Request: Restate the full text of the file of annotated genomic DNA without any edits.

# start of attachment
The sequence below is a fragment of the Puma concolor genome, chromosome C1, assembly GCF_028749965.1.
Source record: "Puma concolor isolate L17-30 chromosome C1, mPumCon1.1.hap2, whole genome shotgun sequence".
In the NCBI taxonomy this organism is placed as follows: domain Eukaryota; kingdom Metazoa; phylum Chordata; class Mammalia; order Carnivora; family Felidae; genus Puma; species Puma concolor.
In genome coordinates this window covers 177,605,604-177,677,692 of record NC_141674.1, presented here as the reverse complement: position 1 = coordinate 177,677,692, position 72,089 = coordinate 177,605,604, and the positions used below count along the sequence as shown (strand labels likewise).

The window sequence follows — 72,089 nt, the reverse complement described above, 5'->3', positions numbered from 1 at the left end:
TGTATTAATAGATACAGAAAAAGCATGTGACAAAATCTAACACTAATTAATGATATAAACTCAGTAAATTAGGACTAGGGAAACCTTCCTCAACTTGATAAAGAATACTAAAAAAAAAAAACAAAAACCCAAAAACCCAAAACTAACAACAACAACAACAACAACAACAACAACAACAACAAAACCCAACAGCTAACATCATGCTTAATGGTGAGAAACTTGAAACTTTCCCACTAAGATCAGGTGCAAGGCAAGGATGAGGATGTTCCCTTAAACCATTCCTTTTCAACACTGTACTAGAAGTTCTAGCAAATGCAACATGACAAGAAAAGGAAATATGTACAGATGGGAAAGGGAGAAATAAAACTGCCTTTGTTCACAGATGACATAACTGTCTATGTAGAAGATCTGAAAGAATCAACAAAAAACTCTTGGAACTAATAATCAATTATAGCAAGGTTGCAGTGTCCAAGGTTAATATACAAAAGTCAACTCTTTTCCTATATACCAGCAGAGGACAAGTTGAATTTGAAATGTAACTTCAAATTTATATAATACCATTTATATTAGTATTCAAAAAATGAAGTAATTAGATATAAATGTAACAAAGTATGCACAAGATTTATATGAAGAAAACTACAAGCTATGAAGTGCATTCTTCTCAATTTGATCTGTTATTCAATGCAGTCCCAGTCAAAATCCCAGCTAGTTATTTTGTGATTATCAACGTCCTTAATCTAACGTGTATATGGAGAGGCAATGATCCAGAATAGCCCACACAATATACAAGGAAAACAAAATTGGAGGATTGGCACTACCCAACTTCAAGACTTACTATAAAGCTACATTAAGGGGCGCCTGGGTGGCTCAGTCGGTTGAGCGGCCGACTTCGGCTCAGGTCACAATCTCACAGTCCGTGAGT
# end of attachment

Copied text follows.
The sequence below is a fragment of the Puma concolor genome, chromosome C1, assembly GCF_028749965.1.
Source record: "Puma concolor isolate L17-30 chromosome C1, mPumCon1.1.hap2, whole genome shotgun sequence".
In the NCBI taxonomy this organism is placed as follows: domain Eukaryota; kingdom Metazoa; phylum Chordata; class Mammalia; order Carnivora; family Felidae; genus Puma; species Puma concolor.
In genome coordinates this window covers 177,605,604-177,677,692 of record NC_141674.1, presented here as the reverse complement: position 1 = coordinate 177,677,692, position 72,089 = coordinate 177,605,604, and the positions used below count along the sequence as shown (strand labels likewise).

The window sequence follows — 72,089 nt, the reverse complement described above, 5'->3', positions numbered from 1 at the left end:
TGTATTAATAGATACAGAAAAAGCATGTGACAAAATCTAACACTAATTAATGATATAAACTCAGTAAATTAGGACTAGGGAAACCTTCCTCAACTTGATAAAGAATACTAAAAAAAAAAAACAAAAACCCAAAAACCCAAAACTAACAACAACAACAACAACAACAACAACAACAACAACAAAACCCAACAGCTAACATCATGCTTAATGGTGAGAAACTTGAAACTTTCCCACTAAGATCAGGTGCAAGGCAAGGATGAGGATGTTCCCTTAAACCATTCCTTTTCAACACTGTACTAGAAGTTCTAGCAAATGCAACATGACAAGAAAAGGAAATATGTACAGATGGGAAAGGGAGAAATAAAACTGCCTTTGTTCACAGATGACATAACTGTCTATGTAGAAGATCTGAAAGAATCAACAAAAAACTCTTGGAACTAATAATCAATTATAGCAAGGTTGCAGTGTCCAAGGTTAATATACAAAAGTCAACTCTTTTCCTATATACCAGCAGAGGACAAGTTGAATTTGAAATGTAACTTCAAATTTATATAATACCATTTATATTAGTATTCAAAAAATGAAGTAATTAGATATAAATGTAACAAAGTATGCACAAGATTTATATGAAGAAAACTACAAGCTATGAAGTGCATTCTTCTCAATTTGATCTGTTATTCAATGCAGTCCCAGTCAAAATCCCAGCTAGTTATTTTGTGATTATCAACGTCCTTAATCTAACGTGTATATGGAGAGGCAATGATCCAGAATAGCCCACACAATATACAAGGAAAACAAAATTGGAGGATTGGCACTACCCAACTTCAAGACTTACTATAAAGCTACATTAAGGGGCGCCTGGGTGGCTCAGTCGGTTGAGCGGCCGACTTCGGCTCAGGTCACAATCTCACAGTCCGTGAGT